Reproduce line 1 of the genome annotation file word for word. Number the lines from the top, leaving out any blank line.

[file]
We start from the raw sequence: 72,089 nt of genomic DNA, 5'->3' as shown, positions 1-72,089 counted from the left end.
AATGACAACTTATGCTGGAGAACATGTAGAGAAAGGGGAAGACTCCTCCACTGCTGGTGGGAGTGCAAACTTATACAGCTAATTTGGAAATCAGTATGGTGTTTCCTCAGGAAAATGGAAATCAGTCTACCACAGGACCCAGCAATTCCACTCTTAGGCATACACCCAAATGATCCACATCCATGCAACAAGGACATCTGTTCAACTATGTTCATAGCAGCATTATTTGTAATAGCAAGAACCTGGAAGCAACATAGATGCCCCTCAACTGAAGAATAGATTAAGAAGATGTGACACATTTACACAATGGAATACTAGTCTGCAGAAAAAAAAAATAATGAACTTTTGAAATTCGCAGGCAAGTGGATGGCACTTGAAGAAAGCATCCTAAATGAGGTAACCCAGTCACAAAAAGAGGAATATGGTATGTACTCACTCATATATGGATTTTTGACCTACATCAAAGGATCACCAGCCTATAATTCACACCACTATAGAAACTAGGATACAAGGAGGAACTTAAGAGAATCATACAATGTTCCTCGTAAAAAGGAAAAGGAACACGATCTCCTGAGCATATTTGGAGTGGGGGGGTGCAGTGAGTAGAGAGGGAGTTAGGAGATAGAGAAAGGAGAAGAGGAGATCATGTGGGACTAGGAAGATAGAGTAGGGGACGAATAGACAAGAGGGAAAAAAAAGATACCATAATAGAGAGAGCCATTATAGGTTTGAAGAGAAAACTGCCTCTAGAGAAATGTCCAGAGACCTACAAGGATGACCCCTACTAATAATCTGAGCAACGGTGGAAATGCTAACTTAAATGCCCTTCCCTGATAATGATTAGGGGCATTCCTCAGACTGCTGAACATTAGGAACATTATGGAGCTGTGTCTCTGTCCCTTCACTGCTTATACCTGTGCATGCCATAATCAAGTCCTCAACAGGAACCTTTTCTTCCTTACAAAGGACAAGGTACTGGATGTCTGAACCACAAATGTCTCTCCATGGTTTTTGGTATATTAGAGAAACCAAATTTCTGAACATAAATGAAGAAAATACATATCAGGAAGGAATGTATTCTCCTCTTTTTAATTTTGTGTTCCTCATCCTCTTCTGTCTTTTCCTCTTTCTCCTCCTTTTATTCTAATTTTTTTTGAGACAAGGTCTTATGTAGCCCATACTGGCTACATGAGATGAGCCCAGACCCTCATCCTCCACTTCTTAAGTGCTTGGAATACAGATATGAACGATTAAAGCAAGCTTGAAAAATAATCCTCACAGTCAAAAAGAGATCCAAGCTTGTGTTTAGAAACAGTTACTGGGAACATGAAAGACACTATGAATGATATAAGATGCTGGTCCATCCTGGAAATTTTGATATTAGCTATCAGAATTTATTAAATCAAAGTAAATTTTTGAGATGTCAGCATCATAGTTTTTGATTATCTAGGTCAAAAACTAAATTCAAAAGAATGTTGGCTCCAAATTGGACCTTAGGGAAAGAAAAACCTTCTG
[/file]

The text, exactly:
We start from the raw sequence: 72,089 nt of genomic DNA, 5'->3' as shown, positions 1-72,089 counted from the left end.